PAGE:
Symptoms: Fairy rings are caused by a diverse family of soil-inhabiting fungi called basidiomycetes. They typically appear as dark green circles in the lawn ranging in size from a few inches to 200 feet or more in diameter. Lush rings of turf are formed by the release of nutrients, in particular nitrogen, from the activity of the fungus living on organic matter in the soil. A circle of mushrooms usually develops around the edge of the infected area.
Fairy rings grow outward at the rate of 6 to 24 inches annually depending on grass, soil and weather conditions. They are most common on sandy soils that are low in water and fertility. Thick thatch layers also contribute to this problem.
Besides being unsightly, fairy rings can cause serious damage to lawns. Often the disease will produce a thick fungal mat that prevents water from reaching the grass roots below. Once the soil becomes dry it is very difficult to wet and the grass roots eventually die. The fungus may also deplete soil nutrients and, in some cases, will release a toxic by-product that can directly kill the turf within a ring.
Note: The name “fairy ring” comes from an old folk-tale. People once believed that the mushrooms appeared where fairies had danced the night before.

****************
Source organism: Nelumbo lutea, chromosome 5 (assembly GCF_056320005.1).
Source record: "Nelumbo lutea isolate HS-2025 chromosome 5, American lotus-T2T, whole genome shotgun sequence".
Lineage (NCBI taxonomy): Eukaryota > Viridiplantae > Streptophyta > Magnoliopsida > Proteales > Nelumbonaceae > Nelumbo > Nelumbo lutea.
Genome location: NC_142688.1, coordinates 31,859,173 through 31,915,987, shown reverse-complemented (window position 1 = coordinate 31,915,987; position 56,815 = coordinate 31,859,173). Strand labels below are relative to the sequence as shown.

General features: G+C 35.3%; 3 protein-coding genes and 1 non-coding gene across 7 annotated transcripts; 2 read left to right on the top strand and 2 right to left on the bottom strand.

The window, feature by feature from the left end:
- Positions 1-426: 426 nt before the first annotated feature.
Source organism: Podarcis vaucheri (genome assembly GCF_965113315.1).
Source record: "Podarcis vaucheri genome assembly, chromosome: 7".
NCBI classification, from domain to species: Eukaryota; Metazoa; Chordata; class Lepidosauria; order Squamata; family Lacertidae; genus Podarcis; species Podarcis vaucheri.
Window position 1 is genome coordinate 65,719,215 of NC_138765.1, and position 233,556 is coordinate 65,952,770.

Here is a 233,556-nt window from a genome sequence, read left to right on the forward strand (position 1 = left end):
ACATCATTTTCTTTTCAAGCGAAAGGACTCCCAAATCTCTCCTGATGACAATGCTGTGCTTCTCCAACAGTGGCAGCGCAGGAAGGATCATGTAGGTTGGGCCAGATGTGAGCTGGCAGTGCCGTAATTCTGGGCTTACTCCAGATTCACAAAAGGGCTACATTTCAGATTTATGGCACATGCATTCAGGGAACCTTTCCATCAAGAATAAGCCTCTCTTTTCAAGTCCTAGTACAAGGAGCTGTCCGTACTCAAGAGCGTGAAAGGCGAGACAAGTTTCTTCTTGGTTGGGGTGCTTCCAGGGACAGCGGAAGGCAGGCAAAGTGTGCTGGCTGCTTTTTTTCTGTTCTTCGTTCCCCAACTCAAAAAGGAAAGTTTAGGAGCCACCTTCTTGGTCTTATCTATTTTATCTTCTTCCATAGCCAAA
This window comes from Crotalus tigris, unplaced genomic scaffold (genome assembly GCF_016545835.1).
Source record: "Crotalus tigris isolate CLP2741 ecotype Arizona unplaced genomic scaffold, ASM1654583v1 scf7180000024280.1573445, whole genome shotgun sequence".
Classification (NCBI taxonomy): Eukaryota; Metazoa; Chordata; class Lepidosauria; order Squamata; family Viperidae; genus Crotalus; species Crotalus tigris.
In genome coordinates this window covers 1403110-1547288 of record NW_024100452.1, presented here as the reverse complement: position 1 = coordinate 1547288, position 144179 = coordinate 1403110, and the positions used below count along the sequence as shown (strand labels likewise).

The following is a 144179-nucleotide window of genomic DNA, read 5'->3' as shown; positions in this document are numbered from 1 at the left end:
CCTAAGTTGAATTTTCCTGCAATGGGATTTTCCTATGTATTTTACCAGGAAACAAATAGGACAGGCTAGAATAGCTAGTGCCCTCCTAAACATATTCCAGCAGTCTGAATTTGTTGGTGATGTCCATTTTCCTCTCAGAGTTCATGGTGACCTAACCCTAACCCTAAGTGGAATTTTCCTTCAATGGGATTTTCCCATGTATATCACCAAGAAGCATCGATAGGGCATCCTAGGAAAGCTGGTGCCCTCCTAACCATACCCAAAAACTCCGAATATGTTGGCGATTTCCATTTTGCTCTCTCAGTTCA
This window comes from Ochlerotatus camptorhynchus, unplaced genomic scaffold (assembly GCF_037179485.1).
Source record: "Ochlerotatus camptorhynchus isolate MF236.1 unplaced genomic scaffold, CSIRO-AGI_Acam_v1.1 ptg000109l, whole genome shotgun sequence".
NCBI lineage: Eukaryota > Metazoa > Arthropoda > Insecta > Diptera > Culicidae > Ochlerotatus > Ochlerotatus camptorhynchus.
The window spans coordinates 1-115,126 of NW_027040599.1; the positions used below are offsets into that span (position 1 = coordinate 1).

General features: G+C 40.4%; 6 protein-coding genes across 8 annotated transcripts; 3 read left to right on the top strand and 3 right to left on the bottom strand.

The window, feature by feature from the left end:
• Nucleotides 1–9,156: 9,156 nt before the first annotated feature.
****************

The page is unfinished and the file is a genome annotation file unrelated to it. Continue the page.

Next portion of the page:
Fairy Ring Control: Practices that promote healthy lawns help to reduce the occurrence of fairy rings. Remove excess thatch and aerate compacted soils. Keep lawns well watered. Encourage beneficial soil microbes by top dressing with a humus builder such as well aged manure or finished compost. Once the disease appears it is very difficult to eliminate. There is no chemical control for fairy ring. Most homeowners prefer to mask the problem, using fertilizers rich in nitrogen, rather than eradicate it. Mushrooms can be temporarily removed by regular mowing or raking. Fungicides have not proven to be effective. Your mantra should be; Fertilize, water, aerate and mow.